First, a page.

The financial industry needs to harness technology to drive innovation and improve customer confidence, according to experts.
This was the consensus of a panel discussion for alumni at Imperial College Business School, featuring a number of industry leaders working within financial services.
The panel had gathered to debate whether the changes taking place within the financial services industry are caused by disruption - an innovation that leads to the creation of a new market - or from natural evolution.
Ten years on from the infamous collapse of Lehman Brothers, the financial services industry has been forced to go through a radical transformation to regain the trust of those they once took for granted.
During this time, significant technological advances have allowed non-traditional financial companies to participate within this marketplace. Actively encouraged by the regulators across the globe to create transparency, empowering clients and bringing broader choice, access for all has had a major impact in the way financial services are consumed today.
“It’s hard to innovate in such an uncertain environment such as with Brexit.” Andrea Dunlop CEO of Merchant Acquiring Europe, Paysafe
With the advent of cloud-based services technology, banking infrastructure which was “heavy and clunky” and based on disparate legacy technology, has become “light and agile”. It has moved away from a utility based model to a services driven one. This has allowed technology to create alternative stored value ecosystems allowing for open and real-time banking and financial services.
Sean Kiernan, CEO of DAG Global, a financial services group, said: “Digitisation is happening very quickly and crowdfunding has contributed to some disruption.”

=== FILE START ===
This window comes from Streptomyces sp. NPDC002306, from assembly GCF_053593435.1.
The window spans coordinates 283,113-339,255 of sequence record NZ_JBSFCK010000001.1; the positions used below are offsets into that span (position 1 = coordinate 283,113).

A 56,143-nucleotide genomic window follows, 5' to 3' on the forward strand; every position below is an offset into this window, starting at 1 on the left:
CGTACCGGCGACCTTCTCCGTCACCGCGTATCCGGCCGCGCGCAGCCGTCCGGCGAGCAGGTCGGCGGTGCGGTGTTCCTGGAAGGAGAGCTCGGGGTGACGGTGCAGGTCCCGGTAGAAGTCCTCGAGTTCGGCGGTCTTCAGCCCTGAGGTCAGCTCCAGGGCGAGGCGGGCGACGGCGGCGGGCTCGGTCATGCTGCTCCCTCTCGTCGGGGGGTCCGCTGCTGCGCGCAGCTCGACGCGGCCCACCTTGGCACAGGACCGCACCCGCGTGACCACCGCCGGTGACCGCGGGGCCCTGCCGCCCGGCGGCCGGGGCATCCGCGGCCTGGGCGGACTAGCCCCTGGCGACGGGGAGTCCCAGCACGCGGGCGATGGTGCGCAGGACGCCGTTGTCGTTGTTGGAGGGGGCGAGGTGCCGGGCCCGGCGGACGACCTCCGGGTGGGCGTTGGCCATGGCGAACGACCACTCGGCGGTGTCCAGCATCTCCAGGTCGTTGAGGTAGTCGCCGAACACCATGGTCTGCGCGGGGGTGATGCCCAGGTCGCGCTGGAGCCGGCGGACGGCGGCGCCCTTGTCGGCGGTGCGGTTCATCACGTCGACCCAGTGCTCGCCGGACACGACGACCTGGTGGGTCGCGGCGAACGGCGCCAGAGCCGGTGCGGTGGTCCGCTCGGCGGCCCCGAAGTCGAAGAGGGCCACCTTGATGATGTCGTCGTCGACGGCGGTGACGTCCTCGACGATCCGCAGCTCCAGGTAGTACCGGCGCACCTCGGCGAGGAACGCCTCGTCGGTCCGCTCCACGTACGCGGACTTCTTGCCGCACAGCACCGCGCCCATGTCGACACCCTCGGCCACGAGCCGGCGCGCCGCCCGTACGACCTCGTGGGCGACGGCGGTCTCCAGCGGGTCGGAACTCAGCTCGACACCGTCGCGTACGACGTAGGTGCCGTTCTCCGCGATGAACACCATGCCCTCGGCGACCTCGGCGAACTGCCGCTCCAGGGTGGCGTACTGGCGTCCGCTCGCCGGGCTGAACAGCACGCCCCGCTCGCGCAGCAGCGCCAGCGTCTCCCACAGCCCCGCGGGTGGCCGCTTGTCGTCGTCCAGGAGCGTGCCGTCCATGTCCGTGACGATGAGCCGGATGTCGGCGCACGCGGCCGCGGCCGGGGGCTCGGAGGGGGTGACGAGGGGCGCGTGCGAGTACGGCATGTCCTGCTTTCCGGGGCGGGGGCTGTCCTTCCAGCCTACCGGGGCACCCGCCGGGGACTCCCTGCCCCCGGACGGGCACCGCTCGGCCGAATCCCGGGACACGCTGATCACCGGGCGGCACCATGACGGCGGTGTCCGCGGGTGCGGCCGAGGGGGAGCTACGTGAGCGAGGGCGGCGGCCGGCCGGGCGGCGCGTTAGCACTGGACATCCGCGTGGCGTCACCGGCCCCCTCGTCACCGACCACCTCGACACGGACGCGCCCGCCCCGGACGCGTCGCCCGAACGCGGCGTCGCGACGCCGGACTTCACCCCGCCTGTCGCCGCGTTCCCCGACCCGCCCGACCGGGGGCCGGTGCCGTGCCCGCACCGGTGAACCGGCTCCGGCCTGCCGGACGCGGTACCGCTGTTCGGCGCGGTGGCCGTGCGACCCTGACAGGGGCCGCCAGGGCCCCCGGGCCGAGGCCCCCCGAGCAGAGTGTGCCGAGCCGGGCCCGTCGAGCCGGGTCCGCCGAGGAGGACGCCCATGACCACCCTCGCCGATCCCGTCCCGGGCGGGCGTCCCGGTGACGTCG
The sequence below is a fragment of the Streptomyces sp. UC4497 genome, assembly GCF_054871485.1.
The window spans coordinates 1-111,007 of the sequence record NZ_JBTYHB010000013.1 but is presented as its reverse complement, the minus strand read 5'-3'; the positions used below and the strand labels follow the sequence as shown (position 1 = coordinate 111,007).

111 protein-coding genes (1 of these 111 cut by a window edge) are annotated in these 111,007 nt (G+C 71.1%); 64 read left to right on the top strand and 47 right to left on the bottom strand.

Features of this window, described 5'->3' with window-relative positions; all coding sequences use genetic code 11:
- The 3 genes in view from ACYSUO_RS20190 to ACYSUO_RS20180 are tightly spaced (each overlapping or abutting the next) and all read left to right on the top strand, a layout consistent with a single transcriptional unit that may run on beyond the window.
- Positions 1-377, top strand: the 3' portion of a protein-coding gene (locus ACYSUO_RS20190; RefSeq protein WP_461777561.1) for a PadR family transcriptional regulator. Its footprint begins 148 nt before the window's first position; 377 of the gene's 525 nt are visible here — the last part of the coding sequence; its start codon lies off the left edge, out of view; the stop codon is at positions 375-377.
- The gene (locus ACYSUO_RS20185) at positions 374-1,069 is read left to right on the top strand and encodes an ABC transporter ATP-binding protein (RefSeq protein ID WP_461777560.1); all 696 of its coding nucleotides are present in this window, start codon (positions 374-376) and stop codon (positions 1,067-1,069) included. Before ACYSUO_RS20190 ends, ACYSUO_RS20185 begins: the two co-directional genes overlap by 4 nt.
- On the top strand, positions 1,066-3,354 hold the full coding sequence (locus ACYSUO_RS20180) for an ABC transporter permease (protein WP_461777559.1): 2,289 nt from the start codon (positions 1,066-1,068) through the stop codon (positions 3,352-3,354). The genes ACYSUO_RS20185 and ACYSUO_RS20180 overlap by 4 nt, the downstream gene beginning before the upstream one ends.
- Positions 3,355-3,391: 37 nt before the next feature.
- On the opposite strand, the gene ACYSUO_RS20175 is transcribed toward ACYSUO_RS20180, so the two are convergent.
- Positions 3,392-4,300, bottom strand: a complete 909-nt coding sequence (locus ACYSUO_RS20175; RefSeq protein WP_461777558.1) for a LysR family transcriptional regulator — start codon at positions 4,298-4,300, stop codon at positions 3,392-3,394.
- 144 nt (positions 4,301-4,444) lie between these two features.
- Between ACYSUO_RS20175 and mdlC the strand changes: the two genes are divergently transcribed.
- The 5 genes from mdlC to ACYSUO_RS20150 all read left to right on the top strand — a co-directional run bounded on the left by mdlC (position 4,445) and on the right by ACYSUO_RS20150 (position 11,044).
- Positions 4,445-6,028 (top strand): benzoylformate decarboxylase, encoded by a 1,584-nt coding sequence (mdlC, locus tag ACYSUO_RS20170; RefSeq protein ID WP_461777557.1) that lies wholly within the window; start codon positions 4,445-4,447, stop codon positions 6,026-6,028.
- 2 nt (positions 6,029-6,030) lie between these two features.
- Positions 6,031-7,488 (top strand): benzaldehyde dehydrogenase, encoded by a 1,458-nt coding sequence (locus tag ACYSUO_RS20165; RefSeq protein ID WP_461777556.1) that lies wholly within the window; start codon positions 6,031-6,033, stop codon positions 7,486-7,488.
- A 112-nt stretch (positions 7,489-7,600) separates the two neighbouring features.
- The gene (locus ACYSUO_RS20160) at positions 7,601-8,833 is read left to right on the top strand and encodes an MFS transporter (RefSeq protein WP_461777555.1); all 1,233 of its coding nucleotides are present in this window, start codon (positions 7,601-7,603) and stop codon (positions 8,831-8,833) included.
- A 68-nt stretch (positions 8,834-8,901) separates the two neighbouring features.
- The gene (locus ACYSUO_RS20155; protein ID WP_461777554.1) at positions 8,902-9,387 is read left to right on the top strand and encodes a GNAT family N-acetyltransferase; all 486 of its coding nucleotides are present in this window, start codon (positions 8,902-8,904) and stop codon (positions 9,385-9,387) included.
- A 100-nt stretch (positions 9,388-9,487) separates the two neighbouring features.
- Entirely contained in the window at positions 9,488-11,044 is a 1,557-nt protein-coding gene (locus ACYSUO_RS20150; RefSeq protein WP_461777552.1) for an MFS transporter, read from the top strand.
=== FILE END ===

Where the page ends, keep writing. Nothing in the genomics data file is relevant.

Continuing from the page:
The panel also discussed how financial firms can embrace the opportunities presented through blockchain and the Bank of England’s plans around digital currency and they looked at how countries such as Georgia have successfully introduced digital currency.
The experts looked at the issues surrounding traditional banking and how banks are struggling to keep up with the rapid pace of technological change.
The conversation then moved onto open banking – a system where customers give banks permission to use their data. Andrea Dunlop, CEO of Merchant Acquiring Europe, Paysafe, said: “We want startups to take advantage of open banking. But the regulator needs to be doing more to improve standards.”
AI, cryptocurrency and blockchain have the power to transform customer services according to Alex Powell, CTO, Euroclear, UK and Ireland, a Belgium-based financial services company. However, cybersecurity is “a massive threat” and “can do a lot of damage”. He said: “We’re spending a fortune on cybersecurity, as do a lot of other financial services companies.”
The panellists were then asked whether the Brexit deal will discourage Fintech companies from coming to the UK. Ms Dunlop said: “It might be more challenging to get investments and some firms may relocate their offices to other countries.” The panellists agreed companies need to manage the impact of Brexit by attracting European talent to work at Fintech firms in the UK.
Ms Dunlop added: “It’s hard to innovate in such an uncertain environment such as with Brexit.”
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